Friday, July 06, 2012
From the very beginning of Pixar's run when we were first introduced to Woody and Buzz to the silent opening of Up and right down to that heart-wrenching scene in Toy Story 3 where we watched our heroes accept death, Pixar was perfect. They got it.
Then came Cars 2. The original Cars was always the weakest of the Pixar offerings in my opinion. Cars 2 was a glorified toy commercial though. It stunk of commercialism. It represented the opposite of every single virtue that Pixar had fought so hard to establish that it represented.
So now we find ourselves with Brave, Pixar's thirteenth offering. Did the story of Merida, the princess who wanted to change her fate, turn the studio's fortunes around?
Brave, directed by Mark Andrews (after Brenda Chapman left due to "creative differences"), is a perfectly good animated film. It has an interesting story and funny, exciting characters. Merida, voiced by Kelly Macdonald, holds the distinction of being Pixar's first female lead, and she's a great character. Spunky and often immature, Merida is a whirling Dervish of red hair. Her father, King Fergus (Billy Connolly), nails the spirit of his daughter with his impression of her, proclaiming that she just wants to ride her horse through the woods while shooting her bow.
Merida's vision for her future would be fine if it wasn't for the fact that her mother, Queen Elinor (Emma Thompson) was set on having her daughter follows the rules of being a princess. This includes marrying a suitor chosen according to the customs of the tribes, something that Merida wants no part of.
I'm going to hold off going further into the plot, as Pixar and Disney did an amazing job of keeping much of Brave's plot a secret. Seriously, what you've seen in the commercials and the trailers is about the first half an hour of the film. I was shocked to learn how much the studio kept under wraps.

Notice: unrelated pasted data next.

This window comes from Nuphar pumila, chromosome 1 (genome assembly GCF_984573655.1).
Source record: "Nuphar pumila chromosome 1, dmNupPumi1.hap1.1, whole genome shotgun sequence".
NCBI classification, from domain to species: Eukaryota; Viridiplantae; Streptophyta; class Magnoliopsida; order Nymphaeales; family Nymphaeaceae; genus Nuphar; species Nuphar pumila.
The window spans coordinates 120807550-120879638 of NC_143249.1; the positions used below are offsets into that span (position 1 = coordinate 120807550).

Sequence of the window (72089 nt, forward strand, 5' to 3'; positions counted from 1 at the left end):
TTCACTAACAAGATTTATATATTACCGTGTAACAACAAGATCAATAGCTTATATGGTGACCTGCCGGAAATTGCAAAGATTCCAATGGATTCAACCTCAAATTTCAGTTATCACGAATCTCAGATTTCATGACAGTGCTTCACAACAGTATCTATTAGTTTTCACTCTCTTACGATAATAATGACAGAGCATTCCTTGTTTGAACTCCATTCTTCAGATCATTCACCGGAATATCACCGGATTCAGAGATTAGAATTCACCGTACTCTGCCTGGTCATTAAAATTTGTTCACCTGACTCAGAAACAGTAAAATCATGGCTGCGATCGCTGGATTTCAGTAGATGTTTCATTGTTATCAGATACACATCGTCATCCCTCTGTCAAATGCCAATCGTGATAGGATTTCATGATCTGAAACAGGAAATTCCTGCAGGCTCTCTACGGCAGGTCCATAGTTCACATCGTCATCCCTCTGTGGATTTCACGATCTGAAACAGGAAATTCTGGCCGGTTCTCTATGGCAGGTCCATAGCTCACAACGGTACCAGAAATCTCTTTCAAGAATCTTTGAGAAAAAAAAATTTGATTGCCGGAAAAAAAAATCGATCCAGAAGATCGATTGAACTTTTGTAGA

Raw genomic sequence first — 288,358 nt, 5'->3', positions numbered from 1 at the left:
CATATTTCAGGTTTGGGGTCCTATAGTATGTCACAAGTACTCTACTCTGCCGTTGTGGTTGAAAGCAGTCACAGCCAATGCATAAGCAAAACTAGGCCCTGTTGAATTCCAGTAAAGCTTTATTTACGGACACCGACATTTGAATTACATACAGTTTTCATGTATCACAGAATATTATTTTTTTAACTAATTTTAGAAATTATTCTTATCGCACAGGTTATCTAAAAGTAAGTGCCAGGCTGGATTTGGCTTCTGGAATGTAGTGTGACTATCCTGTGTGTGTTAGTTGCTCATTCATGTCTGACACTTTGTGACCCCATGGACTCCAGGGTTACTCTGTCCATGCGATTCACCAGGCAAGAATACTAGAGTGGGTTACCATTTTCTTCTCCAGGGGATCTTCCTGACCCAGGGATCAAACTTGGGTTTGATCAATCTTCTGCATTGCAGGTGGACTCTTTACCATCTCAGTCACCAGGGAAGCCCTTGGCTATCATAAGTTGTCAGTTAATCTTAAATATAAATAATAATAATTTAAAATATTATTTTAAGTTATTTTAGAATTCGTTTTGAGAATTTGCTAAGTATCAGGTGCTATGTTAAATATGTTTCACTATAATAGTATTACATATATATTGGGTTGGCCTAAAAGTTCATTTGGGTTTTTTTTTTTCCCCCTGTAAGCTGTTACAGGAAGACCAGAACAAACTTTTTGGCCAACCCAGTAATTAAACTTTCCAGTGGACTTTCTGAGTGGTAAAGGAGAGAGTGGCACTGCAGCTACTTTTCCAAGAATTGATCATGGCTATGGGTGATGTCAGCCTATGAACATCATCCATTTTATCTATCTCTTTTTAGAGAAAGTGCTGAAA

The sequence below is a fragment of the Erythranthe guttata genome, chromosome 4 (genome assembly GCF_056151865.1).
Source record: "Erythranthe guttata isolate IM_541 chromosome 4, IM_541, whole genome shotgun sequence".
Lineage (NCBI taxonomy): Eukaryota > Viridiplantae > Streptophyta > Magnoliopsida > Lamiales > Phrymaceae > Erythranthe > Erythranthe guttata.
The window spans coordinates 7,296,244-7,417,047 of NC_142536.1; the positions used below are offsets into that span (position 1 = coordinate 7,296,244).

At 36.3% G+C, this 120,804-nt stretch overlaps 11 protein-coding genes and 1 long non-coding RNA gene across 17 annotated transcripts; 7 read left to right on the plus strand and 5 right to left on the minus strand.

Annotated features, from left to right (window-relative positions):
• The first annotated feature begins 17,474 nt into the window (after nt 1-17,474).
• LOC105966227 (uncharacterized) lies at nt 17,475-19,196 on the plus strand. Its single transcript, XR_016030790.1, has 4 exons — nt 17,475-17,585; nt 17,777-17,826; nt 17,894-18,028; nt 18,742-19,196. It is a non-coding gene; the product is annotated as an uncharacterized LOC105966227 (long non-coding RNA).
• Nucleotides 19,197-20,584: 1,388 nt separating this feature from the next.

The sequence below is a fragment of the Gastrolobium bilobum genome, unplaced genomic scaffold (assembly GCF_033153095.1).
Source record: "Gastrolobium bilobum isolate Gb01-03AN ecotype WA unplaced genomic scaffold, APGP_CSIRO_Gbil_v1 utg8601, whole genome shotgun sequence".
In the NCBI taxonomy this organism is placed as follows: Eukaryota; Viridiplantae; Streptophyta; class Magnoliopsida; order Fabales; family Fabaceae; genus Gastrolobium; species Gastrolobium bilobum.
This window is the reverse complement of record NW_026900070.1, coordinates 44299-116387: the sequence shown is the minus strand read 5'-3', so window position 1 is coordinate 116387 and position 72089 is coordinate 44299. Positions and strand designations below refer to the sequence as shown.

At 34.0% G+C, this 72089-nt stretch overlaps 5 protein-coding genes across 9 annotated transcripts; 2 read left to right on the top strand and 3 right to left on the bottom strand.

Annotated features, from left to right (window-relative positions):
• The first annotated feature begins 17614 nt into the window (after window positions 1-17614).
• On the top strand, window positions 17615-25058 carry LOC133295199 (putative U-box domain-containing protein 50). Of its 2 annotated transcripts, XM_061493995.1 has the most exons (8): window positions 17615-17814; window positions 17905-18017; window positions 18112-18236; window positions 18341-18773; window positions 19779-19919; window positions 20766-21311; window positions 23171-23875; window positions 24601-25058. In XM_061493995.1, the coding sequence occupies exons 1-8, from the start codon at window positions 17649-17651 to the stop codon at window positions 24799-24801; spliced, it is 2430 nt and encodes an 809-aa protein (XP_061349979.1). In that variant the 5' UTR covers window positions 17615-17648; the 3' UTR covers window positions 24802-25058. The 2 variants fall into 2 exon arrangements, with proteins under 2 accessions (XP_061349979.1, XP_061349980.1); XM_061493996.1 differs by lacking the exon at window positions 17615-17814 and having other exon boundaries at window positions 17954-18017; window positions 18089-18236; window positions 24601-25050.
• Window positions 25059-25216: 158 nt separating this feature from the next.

That said, Pixar's secrecy still doesn't elevate Brave to the level of its best offerings. Brave is a good animated movie, but it's not a good Pixar movie. It lacks originality. It's missing that spark that WALL•E or Finding Nemo had. Pixar films were once the 800-pound gorilla in the room of animated movies, pounding its chest, reminding you that this is a Pixar film and it damn sure deserves your attention and respect. Brave meekly tiptoes its way through its story, hoping to keep the attention of its audience.
According to Wikipedia, Pixar's next four films are Monsters University, The Good Dinosaur, The Untitled Pixar Movie that Takes You Inside the Mind and The Untitled Pixar Movie About Día de los Muertos. It's early, but these movies sound like true Pixar films. Original concepts (well, except Monsters University, but I love Monsters, Inc. so that one gets a pass) helmed by the studios great minds like Pete Docter (Monsters, Inc. and Up) and Lee Unkrich (Toy Story 3).
Brave is enjoyable, but it's harmless. If you miss it, you're not really missing anything. Pixar has always been better than that — and it's high time the studio returned to that standard.